Uncertainty surrounds the timeline of autonomous vehicles, as automakers and suppliers give vastly different answers
On Thursday, the uncertainty surrounding the technology of autonomous vehicles showed as automakers and suppliers gave widely differing timelines for the introduction of self-driving vehicles. The uncertainty also shows the split between the cautious established players in the industry and the new entrants.
The most optimistic prediction was given by chipmaker Nvidia, who faces direct competition with the world’s top chipmaker after Intel’s $15 billion deal to buy autonomous driving technology from Mobileye this week.
Jen-Hsun Huang, chief executive, forecasts that automakers my speed up their plans given the advancements in technology and that fully self-driving vehicles could be on the road by 2025.
“Because of deep learning, because of AI computing, we’ve really supercharged our road map to autonomous vehicles,” he said.
Meanwhile, the world’s biggest automotive supplier, Germany’s Bosch, gave a timetable as much as six years longer to get to the final stages before fully autonomous vehicles will be ready, and declined to comment on when totally self-driving cars might take the streets.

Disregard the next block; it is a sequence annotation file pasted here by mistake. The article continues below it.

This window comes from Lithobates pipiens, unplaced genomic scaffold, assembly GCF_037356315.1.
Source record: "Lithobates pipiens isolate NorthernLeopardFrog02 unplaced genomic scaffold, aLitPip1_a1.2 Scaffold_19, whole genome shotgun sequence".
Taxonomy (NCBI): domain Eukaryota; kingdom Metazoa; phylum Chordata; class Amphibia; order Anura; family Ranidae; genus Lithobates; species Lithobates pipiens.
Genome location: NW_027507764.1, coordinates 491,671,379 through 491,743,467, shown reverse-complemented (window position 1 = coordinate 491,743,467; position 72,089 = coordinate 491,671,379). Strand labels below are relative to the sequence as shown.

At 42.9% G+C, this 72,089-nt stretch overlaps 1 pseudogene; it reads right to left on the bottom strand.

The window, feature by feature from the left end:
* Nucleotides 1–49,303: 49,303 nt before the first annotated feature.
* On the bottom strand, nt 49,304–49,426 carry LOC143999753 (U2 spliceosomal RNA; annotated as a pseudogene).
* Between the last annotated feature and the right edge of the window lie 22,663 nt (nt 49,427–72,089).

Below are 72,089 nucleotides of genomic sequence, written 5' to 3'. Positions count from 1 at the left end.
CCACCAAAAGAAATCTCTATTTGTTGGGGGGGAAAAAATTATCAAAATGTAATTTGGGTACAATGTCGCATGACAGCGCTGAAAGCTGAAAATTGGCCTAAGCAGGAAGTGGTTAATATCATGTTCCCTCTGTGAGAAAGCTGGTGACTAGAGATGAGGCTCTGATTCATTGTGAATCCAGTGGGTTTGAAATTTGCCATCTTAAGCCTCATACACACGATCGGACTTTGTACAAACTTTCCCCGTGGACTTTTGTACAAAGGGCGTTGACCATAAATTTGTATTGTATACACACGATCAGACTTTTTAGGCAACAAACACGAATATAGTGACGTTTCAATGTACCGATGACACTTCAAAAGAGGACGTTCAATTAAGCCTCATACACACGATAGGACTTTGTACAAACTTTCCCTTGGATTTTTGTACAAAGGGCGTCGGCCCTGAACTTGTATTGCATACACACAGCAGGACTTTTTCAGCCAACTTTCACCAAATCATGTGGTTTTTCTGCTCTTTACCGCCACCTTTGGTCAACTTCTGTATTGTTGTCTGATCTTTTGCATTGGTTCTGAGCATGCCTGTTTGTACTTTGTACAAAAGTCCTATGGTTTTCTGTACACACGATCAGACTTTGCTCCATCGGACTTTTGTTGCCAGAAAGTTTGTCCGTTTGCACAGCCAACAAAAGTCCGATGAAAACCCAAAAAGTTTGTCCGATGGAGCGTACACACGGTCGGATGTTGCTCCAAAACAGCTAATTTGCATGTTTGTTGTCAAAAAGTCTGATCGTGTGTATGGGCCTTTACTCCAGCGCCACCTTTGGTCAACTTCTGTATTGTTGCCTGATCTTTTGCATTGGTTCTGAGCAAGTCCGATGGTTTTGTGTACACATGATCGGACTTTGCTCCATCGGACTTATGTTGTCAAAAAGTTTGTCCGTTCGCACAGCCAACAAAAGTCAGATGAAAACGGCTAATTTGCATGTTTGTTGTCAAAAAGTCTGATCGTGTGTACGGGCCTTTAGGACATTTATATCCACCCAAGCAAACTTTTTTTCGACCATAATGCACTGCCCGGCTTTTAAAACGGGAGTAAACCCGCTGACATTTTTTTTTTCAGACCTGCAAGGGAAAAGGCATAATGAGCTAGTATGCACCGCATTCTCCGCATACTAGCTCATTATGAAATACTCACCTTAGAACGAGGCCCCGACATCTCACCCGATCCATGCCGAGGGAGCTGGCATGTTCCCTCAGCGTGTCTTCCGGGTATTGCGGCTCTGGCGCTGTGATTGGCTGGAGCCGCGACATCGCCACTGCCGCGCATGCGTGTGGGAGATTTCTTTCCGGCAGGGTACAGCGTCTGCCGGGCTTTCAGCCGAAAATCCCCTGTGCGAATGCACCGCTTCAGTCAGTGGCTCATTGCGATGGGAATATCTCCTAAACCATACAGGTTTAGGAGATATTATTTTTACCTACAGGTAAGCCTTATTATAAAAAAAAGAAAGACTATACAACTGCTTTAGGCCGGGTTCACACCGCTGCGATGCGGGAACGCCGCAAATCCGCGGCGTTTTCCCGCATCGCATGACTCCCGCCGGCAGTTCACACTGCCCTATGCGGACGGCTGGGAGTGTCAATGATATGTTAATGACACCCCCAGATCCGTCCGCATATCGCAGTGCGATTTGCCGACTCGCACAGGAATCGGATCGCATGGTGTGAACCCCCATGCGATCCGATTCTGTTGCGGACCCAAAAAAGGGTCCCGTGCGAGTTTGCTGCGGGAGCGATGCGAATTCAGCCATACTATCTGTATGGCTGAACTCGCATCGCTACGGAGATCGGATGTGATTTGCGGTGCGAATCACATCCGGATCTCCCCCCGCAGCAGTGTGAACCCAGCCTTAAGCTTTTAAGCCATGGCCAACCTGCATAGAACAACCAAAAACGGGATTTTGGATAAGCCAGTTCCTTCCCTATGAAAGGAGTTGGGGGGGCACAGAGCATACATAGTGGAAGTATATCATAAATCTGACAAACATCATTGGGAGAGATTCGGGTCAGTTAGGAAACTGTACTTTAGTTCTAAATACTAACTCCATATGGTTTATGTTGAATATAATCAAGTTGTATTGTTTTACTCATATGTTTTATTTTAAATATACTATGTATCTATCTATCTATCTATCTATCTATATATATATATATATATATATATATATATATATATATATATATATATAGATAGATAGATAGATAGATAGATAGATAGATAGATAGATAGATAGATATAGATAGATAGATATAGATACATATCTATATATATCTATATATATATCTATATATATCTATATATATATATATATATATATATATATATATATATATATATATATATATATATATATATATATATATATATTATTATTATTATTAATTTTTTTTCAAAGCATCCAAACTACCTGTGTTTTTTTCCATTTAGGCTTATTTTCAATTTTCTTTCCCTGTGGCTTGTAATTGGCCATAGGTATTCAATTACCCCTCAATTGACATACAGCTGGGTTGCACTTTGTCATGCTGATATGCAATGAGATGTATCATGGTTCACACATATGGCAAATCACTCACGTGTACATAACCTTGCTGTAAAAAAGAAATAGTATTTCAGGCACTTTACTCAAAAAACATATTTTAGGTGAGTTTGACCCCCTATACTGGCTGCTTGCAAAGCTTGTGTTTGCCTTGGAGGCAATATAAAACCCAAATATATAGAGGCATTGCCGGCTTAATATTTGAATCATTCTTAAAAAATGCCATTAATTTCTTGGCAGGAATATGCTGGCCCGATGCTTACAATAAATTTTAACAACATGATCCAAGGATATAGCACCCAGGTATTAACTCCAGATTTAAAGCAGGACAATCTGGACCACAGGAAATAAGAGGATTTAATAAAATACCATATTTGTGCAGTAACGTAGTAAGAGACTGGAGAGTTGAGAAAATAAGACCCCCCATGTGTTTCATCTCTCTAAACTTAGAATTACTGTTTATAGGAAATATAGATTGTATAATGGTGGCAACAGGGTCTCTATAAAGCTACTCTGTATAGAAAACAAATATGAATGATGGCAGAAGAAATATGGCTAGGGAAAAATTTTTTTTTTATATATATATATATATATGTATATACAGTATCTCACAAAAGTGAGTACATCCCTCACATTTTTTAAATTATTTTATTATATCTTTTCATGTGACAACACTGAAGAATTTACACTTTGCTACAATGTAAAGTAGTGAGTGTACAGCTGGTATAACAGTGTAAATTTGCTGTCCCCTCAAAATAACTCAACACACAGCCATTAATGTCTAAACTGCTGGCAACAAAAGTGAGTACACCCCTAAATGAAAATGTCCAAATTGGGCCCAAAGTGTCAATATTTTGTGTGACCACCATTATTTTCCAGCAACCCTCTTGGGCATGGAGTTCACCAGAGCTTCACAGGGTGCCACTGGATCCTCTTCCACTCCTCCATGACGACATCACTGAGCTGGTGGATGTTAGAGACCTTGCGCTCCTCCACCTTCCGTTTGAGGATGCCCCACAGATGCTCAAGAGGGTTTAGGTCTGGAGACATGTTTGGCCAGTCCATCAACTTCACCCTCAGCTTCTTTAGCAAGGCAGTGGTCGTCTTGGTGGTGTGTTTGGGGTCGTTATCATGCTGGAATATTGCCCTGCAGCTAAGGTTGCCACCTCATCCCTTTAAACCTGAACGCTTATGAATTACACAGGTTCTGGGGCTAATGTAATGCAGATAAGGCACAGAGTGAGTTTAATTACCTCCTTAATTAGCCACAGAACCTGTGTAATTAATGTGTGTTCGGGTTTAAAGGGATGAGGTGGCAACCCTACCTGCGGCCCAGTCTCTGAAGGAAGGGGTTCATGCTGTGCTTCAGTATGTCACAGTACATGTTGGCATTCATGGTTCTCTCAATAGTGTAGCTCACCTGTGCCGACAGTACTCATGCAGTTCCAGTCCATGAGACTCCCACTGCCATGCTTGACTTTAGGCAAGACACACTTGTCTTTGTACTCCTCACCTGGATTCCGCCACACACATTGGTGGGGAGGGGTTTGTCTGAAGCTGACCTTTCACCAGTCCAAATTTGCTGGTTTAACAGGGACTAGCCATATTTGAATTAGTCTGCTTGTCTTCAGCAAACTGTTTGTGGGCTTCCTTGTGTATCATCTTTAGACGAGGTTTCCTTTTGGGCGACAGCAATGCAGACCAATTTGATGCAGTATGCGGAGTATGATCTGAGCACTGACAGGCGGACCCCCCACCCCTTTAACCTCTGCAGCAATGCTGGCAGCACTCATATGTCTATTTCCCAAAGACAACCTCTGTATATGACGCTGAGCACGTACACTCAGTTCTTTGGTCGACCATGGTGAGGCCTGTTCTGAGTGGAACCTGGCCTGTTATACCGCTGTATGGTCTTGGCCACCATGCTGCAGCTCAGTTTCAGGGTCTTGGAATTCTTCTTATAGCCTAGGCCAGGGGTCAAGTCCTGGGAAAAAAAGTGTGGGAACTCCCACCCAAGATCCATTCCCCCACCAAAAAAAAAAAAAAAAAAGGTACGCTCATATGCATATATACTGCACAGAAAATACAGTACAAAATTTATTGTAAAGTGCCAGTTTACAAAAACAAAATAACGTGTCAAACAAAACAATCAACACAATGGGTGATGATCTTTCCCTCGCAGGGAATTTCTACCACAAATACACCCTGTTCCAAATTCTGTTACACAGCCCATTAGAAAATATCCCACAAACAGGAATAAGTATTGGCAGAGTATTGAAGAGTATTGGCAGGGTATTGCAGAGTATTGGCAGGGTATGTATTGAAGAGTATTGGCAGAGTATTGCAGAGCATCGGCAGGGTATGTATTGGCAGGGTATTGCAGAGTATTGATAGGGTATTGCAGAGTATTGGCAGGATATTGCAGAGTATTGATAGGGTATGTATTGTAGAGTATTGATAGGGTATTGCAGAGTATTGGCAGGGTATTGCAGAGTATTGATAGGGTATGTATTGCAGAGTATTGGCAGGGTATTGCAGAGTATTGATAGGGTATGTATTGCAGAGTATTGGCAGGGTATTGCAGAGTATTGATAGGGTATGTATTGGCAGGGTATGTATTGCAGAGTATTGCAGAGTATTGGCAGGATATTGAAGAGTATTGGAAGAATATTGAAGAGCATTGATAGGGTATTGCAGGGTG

Much of the progress is fraught by issues over who is liable when a self-driving car has an accident. Other issues include bringing down the costs of sensor technology and guarding against hacking.
“Of course, we still have to prove that an autonomous car does better in driving and has less accidents than a human being,” Bosch CEO Volkmar Denner said.
Nvidia has applied its market-leading expertise in high-end computer graphics for the past decade. It applies its skills and knowledge to the intense visualization and stimulation needs of self-driving cars, and has also been working on artificial intelligence.
“No human could write enough code to capture the vast diversity and complexity that we do so easily, called driving,” said Huang.
Huang, with Bosch executives, presented a prototype Al on-board computer that is expected to go into production by the beginning of the next decade. The computer will interpret data gathered by Bosch sensors, using Nvidia’s processing power.
When it comes to the details of self-driving cars, automakers discuss the different levels they will have. Levels meaning the level of autonomy the car offers for the driver.
“We believe we have the chance to make level three, level four and level five doable,” Frickenstein said.
For example, level three means that the driver can turn away in a well-understood environment, such as motorway driving, but must always be ready to take back control.
German automaker, BMW, said they expect to release a level 5 capable self-driving vehicle by 2021.